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Something Was There . . .

Something Was There . . .

by Various
The latest stunning collection of short stories, including the winning entry of the 2011 Asham Short Stories Award, which was set up 1995 to encourage and promote new writing. It is the only short story competition whose winners and runners-up are published alongside some of our best known women writers. Past collections have included specially commissioned stories by Carol Shields, Michele Roberts, Barbara Trapido, Patricia Duncker, Helen Simpson, Helen Dunmore, Deborah Moggach. Margaret Atwood and A.L. Kennedy.

This year’s theme is Ghosts and Gothic and will be judged by authors Sarah Waters and Polly Samson and Virago publisher Lennie Goodings.
The Doll: Short Stories

The Doll: Short Stories

‘I want to know if men realise when they are insane. Sometimes I think that my brain cannot hold together, it is filled with too much horror – too much despair . . . I cannot sleep, I cannot close my eyes without seeing his damned face. If only it had been a dream.’

In ‘The Doll’, a waterlogged notebook is washed ashore. Its pages tell a dark story of obsession and jealousy. But the fate of its narrator is a mystery.

Most of the stories in this haunting collection were written early in Daphne du Maurier’s career – when she was still in her early twenties – yet they display her mastery of atmosphere, tension and intrigue and reveal a
cynicism far beyond her years.

She wrote exciting plots, she was highly skilled at arousing suspense, and she was, too, a writer of fearless originality – Guardian
Lying In Bed

Lying In Bed

Do you cover up or reveal it all; seek revenge or just reassurance; let the truth be naked as the day or cloaked in a night-time story? The men and women of Polly Samson’s debut fiction all have stories to tell, pasts to forget, futures to forge. Manipulative or meek, used or using, all are aware of the power of truth, deception and little white lies to get what they want or sometimes what they deserve. Some are concerned with the economies of speech, those little ‘kindnesses’ which protect our loved ones but really ourselves; some investigate the warped logic which adults serve out to children to keep them ‘innocent’; all are concerned with the beds we make and the lies we tell in them. . .
The Breaking Point

The Breaking Point

The apathy of Sunday lay upon the streets. Houses were closed, withdrawn.
“They don’t know,” he thought, “those people inside, how one gesture of mine, now, at this minute, might alter their world. A knock on the door, and someone answers – a woman yawning, an old man in carpet slippers, a child sent by its parents in irritation; and according to what I will, what I decide, their whole future will be decided . . . Sudden murder. Theft. Fire.” It was as simple as that.’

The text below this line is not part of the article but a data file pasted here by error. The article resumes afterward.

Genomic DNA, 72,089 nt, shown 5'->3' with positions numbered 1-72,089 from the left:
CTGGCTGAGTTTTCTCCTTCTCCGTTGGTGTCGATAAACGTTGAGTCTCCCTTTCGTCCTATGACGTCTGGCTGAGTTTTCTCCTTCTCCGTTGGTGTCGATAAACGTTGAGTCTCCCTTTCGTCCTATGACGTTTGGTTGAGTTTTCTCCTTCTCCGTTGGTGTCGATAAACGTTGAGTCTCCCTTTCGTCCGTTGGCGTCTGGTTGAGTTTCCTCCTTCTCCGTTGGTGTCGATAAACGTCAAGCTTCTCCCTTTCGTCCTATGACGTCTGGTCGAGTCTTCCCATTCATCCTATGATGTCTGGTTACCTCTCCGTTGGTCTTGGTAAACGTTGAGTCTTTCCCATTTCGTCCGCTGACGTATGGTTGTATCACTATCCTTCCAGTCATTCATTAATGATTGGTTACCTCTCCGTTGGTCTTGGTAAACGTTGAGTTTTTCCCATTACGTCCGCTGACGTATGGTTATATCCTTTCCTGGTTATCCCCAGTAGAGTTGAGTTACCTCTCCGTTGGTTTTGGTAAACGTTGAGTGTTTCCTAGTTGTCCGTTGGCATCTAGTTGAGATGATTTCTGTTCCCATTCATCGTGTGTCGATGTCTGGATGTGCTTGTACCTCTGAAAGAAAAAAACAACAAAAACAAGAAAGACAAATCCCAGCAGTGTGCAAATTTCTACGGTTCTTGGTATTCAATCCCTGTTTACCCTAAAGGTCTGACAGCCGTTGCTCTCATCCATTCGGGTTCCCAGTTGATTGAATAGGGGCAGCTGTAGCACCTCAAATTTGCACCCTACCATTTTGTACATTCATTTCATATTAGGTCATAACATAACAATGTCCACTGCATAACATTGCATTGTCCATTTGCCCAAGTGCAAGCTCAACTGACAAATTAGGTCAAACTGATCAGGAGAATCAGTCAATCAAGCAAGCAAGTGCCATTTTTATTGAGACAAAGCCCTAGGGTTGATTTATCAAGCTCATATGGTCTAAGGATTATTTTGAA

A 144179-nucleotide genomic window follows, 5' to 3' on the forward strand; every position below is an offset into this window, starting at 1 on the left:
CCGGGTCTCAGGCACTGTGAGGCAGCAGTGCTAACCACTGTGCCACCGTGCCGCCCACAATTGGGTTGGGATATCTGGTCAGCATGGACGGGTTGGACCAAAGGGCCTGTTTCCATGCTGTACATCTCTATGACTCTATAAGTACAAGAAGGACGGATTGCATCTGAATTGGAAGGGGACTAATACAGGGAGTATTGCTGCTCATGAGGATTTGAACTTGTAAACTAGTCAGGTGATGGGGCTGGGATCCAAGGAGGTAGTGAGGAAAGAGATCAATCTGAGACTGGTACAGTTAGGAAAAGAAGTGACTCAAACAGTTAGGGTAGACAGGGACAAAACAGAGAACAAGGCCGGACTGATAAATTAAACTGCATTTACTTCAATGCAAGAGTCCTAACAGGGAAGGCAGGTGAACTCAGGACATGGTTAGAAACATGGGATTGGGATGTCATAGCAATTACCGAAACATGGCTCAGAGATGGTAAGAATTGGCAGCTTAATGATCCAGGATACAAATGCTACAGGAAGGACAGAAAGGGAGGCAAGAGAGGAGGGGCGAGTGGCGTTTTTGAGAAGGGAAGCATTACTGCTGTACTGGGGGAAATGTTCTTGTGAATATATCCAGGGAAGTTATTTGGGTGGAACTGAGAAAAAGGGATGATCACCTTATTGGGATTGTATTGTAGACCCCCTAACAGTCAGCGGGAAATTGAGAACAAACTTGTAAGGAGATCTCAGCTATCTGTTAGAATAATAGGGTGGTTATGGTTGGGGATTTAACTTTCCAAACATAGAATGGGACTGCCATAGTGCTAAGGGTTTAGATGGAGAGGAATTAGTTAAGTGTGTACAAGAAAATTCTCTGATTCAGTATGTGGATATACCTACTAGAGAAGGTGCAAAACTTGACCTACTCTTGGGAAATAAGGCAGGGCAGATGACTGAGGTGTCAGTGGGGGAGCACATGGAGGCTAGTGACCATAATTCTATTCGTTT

In this collection of suspenseful tales in which fantasies, murderous dreams and half-forgotten worlds are exposed, Daphne du Maurier explores the boundaries of reality and imagination. Her characters are caught at those moments when the delicate link between reason and emotion has been stretched to the breaking point. Often chilling, sometimes poignant, these stories display the full range of Daphne du Maurier’s considerable talent.
Moral Disorder

Moral Disorder

By the author of The Handmaid’s Tale and Alias Grace

This collection of short stories follows a woman at different points in her life, from the loneliness of childhood, the ardour and confusion of young adulthood, and the mortality we must all eventually face up to. Moral Disorder is Margaret Atwood at her very finest.

Praise for Moral Disorder:

‘Atwood entices us to flip through the photo album of a Canadian woman who closely resembles herself. Come here, sit beside me, she seems to say. Then she takes us on an emotional journey through loneliness, love, loss and old age’ Sarah Emily Miano, The Times

‘Atwood makes it look so easy, doing what she does best: tenderly dissecting the human heart . . . A marvellous writer’ Lee Langley, Daily Mail

‘A model of distillation, precision, clarity and detail . . . Atwood writes with compassion and intensity not only about her characters but also about the 20th century itself’ Mary Flanagan, Independent
The Short Stories Of Willa Cather

The Short Stories Of Willa Cather

This rich selection of Willa Cather’s short fiction is drawn from every period of her writing life, and mixes the little known with the much anthologised. Here we have a range of stories from short, vivid sketches to novellas. They tell of the bitter lives of Nebraskan immigrants, and of the pull between provincial America and the cosmopolitan world of art; some of the most poignant deal with the challenges and dilemmas for the American artist. Her marvellous late stories are charged with beautifully controlled feeling, and eloquently describe the tensions and complications of family life. Cather also let herself go in these stories in ways she did not in the longer fiction, with harsh satires of New York, chilling glimpses of the supernatural, and strong expressions of sexual feeling. These are stories that add immeasurably to our perception of Cather’s range and complexity.
Only Poet And Other Stories

Only Poet And Other Stories

A volume of Rebecca West’s short fiction. Including the novella “The Only Poet”, found amongst her papers after her death, this selection comprises unpublished work and published stories gathered from British and American journals and periodicals.
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